It turns out that this piece of wood is what we refer to as a railroad tie that had been laid for a railroad some 100 years before (maybe longer)-sometime in the 1800s. The rails had been sold about 40 years earlier. My dad thought after so many years that the tie would be dry enough to use but it wasn’t, so this tie sat in the yard for a bit before he decided that if he made a mantel out of it, the heat from the fire would cause more creosote to leach out making the room smell awful. He hated that all of that work was for nothing. I think he anguished about it for quite a while, but it was a memory I will always have which has taught me several things—

  1. Don’t give up even when you think things are looking grim.
  2. When you plan something, make sure it is going to work or be sure of the outcome.
  3. Remember to cherish the time you spend together no matter the outcome.

So, what did we use for our new mantel? My dad handcrafted a beautiful piece of art out of  red cedar. I thought it turned out just great. He was so talented. Thanks, Dad! I sure miss you. My apologies but I could not find a photo.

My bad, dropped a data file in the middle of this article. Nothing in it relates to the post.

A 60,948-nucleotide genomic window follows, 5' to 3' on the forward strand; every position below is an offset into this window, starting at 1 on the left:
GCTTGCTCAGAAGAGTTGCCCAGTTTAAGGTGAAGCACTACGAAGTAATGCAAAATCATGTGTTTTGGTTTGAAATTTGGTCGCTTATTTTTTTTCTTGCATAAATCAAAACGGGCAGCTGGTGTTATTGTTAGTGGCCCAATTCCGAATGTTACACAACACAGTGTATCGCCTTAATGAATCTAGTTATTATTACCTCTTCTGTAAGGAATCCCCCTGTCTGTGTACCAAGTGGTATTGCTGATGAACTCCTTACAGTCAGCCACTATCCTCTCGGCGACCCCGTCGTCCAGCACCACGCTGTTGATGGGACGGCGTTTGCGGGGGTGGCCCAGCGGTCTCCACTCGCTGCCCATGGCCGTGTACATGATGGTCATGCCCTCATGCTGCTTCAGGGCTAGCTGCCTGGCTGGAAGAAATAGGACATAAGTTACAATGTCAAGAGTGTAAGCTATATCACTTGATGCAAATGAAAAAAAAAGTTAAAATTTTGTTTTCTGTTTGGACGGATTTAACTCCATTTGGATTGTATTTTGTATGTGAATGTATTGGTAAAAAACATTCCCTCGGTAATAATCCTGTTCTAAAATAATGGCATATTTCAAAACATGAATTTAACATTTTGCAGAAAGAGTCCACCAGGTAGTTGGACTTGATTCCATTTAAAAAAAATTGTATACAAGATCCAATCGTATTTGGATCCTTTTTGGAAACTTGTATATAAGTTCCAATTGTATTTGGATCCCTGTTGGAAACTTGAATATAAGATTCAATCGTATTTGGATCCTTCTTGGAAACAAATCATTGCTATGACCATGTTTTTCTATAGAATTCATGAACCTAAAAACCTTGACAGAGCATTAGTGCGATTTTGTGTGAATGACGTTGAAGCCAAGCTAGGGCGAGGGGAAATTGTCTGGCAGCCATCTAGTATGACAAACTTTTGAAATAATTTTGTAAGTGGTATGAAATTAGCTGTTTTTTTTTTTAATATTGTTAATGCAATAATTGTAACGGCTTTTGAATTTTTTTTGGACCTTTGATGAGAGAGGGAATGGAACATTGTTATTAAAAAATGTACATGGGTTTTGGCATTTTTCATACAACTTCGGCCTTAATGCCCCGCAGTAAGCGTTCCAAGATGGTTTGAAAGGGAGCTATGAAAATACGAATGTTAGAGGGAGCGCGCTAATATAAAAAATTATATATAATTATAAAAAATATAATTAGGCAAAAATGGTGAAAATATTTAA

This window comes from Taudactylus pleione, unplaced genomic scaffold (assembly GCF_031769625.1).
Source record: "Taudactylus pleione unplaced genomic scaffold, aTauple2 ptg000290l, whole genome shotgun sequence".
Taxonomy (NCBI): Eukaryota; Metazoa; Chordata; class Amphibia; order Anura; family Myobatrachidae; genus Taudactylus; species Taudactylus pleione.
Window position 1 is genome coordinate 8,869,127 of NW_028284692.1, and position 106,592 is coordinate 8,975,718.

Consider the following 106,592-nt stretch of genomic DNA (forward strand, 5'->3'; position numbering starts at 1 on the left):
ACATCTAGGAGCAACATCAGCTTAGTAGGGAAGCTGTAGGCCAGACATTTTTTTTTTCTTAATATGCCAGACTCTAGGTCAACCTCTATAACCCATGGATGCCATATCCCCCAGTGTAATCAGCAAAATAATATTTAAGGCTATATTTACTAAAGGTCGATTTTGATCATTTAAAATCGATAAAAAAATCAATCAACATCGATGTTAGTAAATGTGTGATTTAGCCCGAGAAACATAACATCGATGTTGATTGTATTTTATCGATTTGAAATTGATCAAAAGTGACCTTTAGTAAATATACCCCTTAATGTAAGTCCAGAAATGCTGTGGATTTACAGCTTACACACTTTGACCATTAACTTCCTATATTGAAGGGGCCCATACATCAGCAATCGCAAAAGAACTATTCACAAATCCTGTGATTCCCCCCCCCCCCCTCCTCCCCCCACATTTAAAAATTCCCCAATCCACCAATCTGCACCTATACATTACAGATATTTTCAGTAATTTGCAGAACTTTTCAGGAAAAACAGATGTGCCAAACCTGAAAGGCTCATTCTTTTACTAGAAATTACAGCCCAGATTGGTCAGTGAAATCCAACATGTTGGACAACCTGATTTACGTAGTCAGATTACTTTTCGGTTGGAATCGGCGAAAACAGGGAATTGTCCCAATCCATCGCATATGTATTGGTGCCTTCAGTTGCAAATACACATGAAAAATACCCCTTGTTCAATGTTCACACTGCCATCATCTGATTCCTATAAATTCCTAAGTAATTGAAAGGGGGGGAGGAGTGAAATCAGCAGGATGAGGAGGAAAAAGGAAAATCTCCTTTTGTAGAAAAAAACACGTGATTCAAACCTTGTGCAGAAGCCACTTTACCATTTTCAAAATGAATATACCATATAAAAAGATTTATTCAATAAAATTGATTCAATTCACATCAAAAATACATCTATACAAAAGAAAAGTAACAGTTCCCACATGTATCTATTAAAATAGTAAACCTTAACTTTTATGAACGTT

Happy Gardening in everything you attempt and may your efforts yield lovely results!

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The Sideboard

I want to welcome some new followers and thank those who have been around for a bit. I do not blog about any one thing so it is hard to imagine anyone following my blog. I feel very blessed to have readers or those who stop by for a peek of some photos. Welcome to all and thank you for stopping by.

Continuing with my postings of things from the farm—this will be it for a while… This is the Sideboard that sat in the dining room at the old farmhouse. It is closer to being an antique than the Welsh Dresser and is showing its age. This is where I remember all of the delicious pies, melt-in-your mouth cakes, the to-die-for divinity—yum—and other scrumptious desserts and baked goods sat rather than in the pie case. Perhaps the furniture maker had thoughts of this purpose when it was designed because the top sits about 4 feet off the floor, almost 15 inches higher than the base of the Welsh Dresser. It is not as long as the Welsh Dresser but weighs a lot more. There are locks on the doors that have not worked in ages, and I would not know where the key is if my life depended on it. Each of the three drawers are deep with ample room. I realize that this is not a great photo because you cannot see the amplified false legs that are shaped in a scroll design. That same design is repeated on either end at the top. I am not sure what type of wood was used to make the Sideboard, but it is beautiful under the darkened varnish.